- VENICE 2022: Andrea Pallaoro’s third film fails to hold the audience’s attention, relying too heavily on things left unsaid and a soporific pace
Andrea Pallaoro is back competing in the Venice Film Festival for the second time with his third feature film Monica [+see also:
interview: Andrea Pallaoro
film profile]. Following on from Medeas [+see also:
film profile] and Hannah [+see also:
film profile], the Trento-born director is rounding off his female-focused trilogy with the story of Monica (played by Trace Lysette), a transgender woman who returns to Ohio to visit her mother who is now terminally ill (Patricia Clarkson). We learn than many years earlier, Monica left Ohio for Los Angeles, cutting all ties with her mother and brother Paul (Joshua Close). We also sense that Monica is a woman who has suffered a great deal, looking for love but never quite managing to form healthy emotional bonds.
The main problem impacting Pallaoro’s film is its pace: everything happens in an incredibly long and drawn-out fashion, precluding any sense of anticipation and relying too heavily on things left unsaid. We understand, for example, that Monica’s transition wasn’t accepted by her family, especially by her mother, but we’re not told why. When and how did it come about? What role did the father play in it all? Moreover, we sense that things have gone wrong for Monica and her lover (or boyfriend?) Jimmy. But what happened exactly? What caused their break-up? And we also see Monica working as a camgirl in one scene. What led to her taking this job? What kind of life has Monica had/is she living in Los Angeles?
There might be some very valid answers to these questions, but the film fails to shed light on any of them and viewers are left stumbling in the dark. All we can do is surmise, which might ultimately result in a frustrating cinema experience and an inability to empathise. As a general rule, we need to fall in love with a character – or at least feel an interest in them – in order to follow their ups and downs for an hour and forty minutes without losing focus. In this respect, Monica doesn’t win us over and she provide any answers. All we’re aware of are her strong feelings of resignation and her desire to run away from her responsibilities.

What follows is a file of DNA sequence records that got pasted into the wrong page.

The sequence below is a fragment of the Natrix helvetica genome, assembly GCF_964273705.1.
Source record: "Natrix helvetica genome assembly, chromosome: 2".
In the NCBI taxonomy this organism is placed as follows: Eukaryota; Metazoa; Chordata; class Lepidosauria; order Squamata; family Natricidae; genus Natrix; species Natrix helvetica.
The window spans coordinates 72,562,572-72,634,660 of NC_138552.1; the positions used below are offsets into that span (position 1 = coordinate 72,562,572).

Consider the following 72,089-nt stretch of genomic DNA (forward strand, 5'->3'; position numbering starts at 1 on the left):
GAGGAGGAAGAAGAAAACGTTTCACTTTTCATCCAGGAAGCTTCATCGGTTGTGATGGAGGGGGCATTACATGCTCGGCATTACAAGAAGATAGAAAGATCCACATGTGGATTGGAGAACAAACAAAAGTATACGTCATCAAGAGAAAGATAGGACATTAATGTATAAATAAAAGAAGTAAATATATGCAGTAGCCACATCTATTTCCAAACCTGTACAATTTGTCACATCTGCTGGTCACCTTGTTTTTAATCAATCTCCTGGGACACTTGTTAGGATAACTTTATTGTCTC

In addition to this, the film features several scenes which don’t seem to do anything other than drag things out, such as the one where we see the protagonist dancing alone in her bedroom to Haiducii’s old hit Dragostea din teï. And the entire sequence set in the bar lacks incisiveness and direction in the overall sense of the film: Monica turns up to a date but the man is a no-show. After letting rip on the phone to him, Monica decides to have a fling with a truck driver who’d approached her in the bar a little earlier. But their encounter is followed by another hysterical outburst when she ends up stranded in her broken-down car on an isolated street in the dead of night.
The film’s nude scenes also lack the grace and sophistication required to tell such a dramatic story and fail to do justice to the character or the actor. The decision to squash the film into a 4:3 format is equally mind-boggling, given that it sometimes ends up ruining the composition of the shot and adds nothing significant to the storyline.
The film’s acting performances, meanwhile, are generally uninspired. They’re mostly characterised by a murmuring, lacklustre tone and sometimes slide towards affectation, especially when the characters aren’t speaking. The overly sentimental scene where Monica helps her mother to take a bath, involving lengthy gazing and caressing, is a clear example of this.
An attempt at candour and light-heartedness is, admittedly, made by way of Joshua’s children, but it’s not enough to save the final product. Even the ending feels anti-climactic and overly rhetorical, ultimately ringing false.
Monica is produced by Italian firms Propaganda Italia, Fenix Entertainment and RAI Cinema, alongside US outfits Varient Pictures, Solo Five Productions, Melograno Films and Alacran Pictures. International sales are handled by US firm The Exchange.
Photogallery 03/09/2022: Venice 2022 - Monica
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